Now the birth of Jesus the Messiah took place in this way. When his mother Mary had been engaged to Joseph, but before they lived together, she was found to be with child from the Holy Spirit. Her husband Joseph, being a righteous man and unwilling to expose her to public disgrace, planned to dismiss her quietly. But just when he had resolved to do this, an angel of the Lord appeared to him in a dream and said,
"Joseph, son of David, do not be afraid to take Mary as your wife, for the child conceived in her is from the Holy Spirit. She will bear a son, and you are to name him Jesus, for he will save his people from their sins."
All this took place to fulfill what had been spoken by the Lord through the prophet: "Look, the virgin shall conceive and bear a son, and they shall name him Emmanuel," which means, "God is with us."
When Joseph awoke from sleep, he did as the angel of the Lord commanded him; he took her as his wife, but had no marital relations with her until she had borne a son; and he named him Jesus. (Matthew 1:18-25) [NRSV]
This year, for me, Advent has had an ominous feel to it.
Maybe it was that first reading, in which Jesus warned that "about that day or hour, no one knows." Maybe it was John the Baptist, with his seemingly unbalanced rants. Maybe it's the appearances of these angels, last week to Mary, in person, and now to Joseph in a dream.
Maybe it's just the stresses of the season. It seems to get harder, not easier, each year. The rampant materialism -- last December I thought that one of my friends was going to have a complete breakdown right there in the coffee shop as she described her distressed attempts to avoid all malls and stores effective immediately the day after Thanksgiving. This year, I'm her. The organizational challenges -- children moving around the globe, home from college and gone again, one in France as I write this; college applications in the mail, meaning even more airline angst next winter; parents hours away dealing with a devastatingly serious illness; a job that offers no break until Christmas Eve; a house in chaos in which, nevertheless, 30-plus people will gather for Christmas dinner.
But no -- it's not the tensions inherent in my own little life. There is agitation out there, in the cosmos, well beyond the strains here at home and those pulling our nation and planet apart. And Christmas is the beginning of the church year, the beginning of the annual cycle of trying to identify and address and reconcile those grander movements. For Joseph, they at first appear to dwell in his own little life, just as mine do for me. He's just an ordinary man, a carpenter and an observant Jew, planning to marry the young lady down the road who has turned up pregnant. He's a decent sort of fellow, so he's going to break the engagement quietly, hoping to put a stop to the gossip around the village well before it even begins. Mary will have her own humiliation to deal with, but he won't compund it for either of them.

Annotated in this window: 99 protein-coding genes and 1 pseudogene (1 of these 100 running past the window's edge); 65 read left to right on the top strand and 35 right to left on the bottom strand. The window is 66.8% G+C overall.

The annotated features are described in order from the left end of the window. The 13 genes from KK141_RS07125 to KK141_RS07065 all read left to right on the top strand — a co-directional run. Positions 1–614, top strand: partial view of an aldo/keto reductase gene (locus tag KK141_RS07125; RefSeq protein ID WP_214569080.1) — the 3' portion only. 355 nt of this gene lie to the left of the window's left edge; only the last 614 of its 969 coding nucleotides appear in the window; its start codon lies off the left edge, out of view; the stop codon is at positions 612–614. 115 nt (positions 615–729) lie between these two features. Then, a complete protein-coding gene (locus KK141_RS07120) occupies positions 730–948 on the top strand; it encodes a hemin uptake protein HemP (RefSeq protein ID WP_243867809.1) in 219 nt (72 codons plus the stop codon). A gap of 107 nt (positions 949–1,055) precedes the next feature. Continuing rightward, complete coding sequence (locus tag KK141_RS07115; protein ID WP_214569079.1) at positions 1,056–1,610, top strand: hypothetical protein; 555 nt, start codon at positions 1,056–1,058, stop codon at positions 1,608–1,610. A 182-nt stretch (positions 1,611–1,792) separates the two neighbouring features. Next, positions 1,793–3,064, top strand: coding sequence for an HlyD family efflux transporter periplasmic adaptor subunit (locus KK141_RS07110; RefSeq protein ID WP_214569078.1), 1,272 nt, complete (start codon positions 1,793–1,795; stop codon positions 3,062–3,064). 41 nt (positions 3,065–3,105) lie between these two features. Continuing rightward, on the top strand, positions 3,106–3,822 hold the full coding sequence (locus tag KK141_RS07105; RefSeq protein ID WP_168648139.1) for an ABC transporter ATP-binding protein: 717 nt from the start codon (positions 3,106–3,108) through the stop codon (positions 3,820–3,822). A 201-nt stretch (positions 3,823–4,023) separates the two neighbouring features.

And then an angel appears, in a dream. What do you believe about your dreams? Joseph probably knew that the other Joseph's dreams turned out to be fairly significant. Israel was saved because of those dreams. When things happen in dreams, at least in the Bible, the tensions of family and home pale in contrast to the strains suddenly illuminated in the world.
My own dreams are fairly confusing and seldom remembered, except in those awful predawn hours when I find myself frantic to get back to sleep so that I can dream up a happier ending than the tortured one that has just awakened me. I wonder if Joseph tried to alter the course of his dream.
If he did, we will never know. In the story as we have it, he wakes up and does what he has been told to do. We don't hear anything about his surprise or his unrest; we are left to imagine that for ourselves.
Did he know, somehow? Did he understand that he had been pulled away from his personal concerns, away from even the concerns of the world as he knew it? His son is to be named Emmanuel, which means "God with us" -- how terrifying is that?
No wonder he woke up. His chances of ordinary fatherhood are gone. No typically tedious arrival for this baby, no simple pleasures of teaching his craft to his son, no anticipation of a son's successes to be enjoyed from the vantage point of old age.
In an essay I read recently, the author's wife prays "for the grace of a normal day."* Looks like that's out for Joseph.
His dream is as ominous as all the other events of Advent. I have never been struck as I have this year by the incongruity between what we as a noisy and acquisitive culutre make of Advent and what the Bible actually says about it. Good things are going to happen, but in a very, very hard way.